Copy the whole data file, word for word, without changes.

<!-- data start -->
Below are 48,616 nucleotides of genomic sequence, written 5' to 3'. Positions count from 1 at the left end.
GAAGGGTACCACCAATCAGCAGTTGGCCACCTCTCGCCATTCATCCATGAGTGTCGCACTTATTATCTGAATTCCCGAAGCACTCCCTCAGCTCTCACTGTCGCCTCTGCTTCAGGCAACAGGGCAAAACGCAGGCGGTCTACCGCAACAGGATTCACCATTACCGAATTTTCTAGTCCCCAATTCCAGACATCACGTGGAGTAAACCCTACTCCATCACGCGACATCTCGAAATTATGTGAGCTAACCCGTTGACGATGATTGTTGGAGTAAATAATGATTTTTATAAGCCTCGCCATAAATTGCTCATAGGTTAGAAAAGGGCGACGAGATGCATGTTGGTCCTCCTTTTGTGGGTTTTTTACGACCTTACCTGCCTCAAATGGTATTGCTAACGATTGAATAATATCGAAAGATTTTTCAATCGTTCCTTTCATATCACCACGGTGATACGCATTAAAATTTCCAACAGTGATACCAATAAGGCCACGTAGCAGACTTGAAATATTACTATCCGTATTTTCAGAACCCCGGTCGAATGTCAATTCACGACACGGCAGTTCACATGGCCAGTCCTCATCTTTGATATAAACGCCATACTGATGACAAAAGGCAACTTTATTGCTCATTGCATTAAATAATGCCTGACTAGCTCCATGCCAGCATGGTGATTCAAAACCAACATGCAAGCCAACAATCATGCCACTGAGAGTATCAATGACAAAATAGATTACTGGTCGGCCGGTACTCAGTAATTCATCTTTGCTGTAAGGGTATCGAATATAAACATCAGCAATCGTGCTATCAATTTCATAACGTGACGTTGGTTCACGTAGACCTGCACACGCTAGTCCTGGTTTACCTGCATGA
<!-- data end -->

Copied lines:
Below are 48,616 nucleotides of genomic sequence, written 5' to 3'. Positions count from 1 at the left end.
GAAGGGTACCACCAATCAGCAGTTGGCCACCTCTCGCCATTCATCCATGAGTGTCGCACTTATTATCTGAATTCCCGAAGCACTCCCTCAGCTCTCACTGTCGCCTCTGCTTCAGGCAACAGGGCAAAACGCAGGCGGTCTACCGCAACAGGATTCACCATTACCGAATTTTCTAGTCCCCAATTCCAGACATCACGTGGAGTAAACCCTACTCCATCACGCGACATCTCGAAATTATGTGAGCTAACCCGTTGACGATGATTGTTGGAGTAAATAATGATTTTTATAAGCCTCGCCATAAATTGCTCATAGGTTAGAAAAGGGCGACGAGATGCATGTTGGTCCTCCTTTTGTGGGTTTTTTACGACCTTACCTGCCTCAAATGGTATTGCTAACGATTGAATAATATCGAAAGATTTTTCAATCGTTCCTTTCATATCACCACGGTGATACGCATTAAAATTTCCAACAGTGATACCAATAAGGCCACGTAGCAGACTTGAAATATTACTATCCGTATTTTCAGAACCCCGGTCGAATGTCAATTCACGACACGGCAGTTCACATGGCCAGTCCTCATCTTTGATATAAACGCCATACTGATGACAAAAGGCAACTTTATTGCTCATTGCATTAAATAATGCCTGACTAGCTCCATGCCAGCATGGTGATTCAAAACCAACATGCAAGCCAACAATCATGCCACTGAGAGTATCAATGACAAAATAGATTACTGGTCGGCCGGTACTCAGTAATTCATCTTTGCTGTAAGGGTATCGAATATAAACATCAGCAATCGTGCTATCAATTTCATAACGTGACGTTGGTTCACGTAGACCTGCACACGCTAGTCCTGGTTTACCTGCATGA